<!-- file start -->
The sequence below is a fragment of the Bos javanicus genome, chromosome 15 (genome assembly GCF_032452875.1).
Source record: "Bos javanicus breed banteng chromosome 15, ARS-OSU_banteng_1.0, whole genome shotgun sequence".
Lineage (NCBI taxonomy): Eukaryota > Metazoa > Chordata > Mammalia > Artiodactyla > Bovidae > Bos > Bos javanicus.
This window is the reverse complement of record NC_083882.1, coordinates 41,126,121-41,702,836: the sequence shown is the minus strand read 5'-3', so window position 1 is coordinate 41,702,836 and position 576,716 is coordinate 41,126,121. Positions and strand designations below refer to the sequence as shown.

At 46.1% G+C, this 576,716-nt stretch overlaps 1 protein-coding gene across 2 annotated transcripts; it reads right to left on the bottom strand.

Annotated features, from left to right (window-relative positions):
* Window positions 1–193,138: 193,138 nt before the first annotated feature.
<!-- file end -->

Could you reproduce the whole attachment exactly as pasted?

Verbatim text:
The sequence below is a fragment of the Bos javanicus genome, chromosome 15 (genome assembly GCF_032452875.1).
Source record: "Bos javanicus breed banteng chromosome 15, ARS-OSU_banteng_1.0, whole genome shotgun sequence".
Lineage (NCBI taxonomy): Eukaryota > Metazoa > Chordata > Mammalia > Artiodactyla > Bovidae > Bos > Bos javanicus.
This window is the reverse complement of record NC_083882.1, coordinates 41,126,121-41,702,836: the sequence shown is the minus strand read 5'-3', so window position 1 is coordinate 41,702,836 and position 576,716 is coordinate 41,126,121. Positions and strand designations below refer to the sequence as shown.

At 46.1% G+C, this 576,716-nt stretch overlaps 1 protein-coding gene across 2 annotated transcripts; it reads right to left on the bottom strand.

Annotated features, from left to right (window-relative positions):
* Window positions 1–193,138: 193,138 nt before the first annotated feature.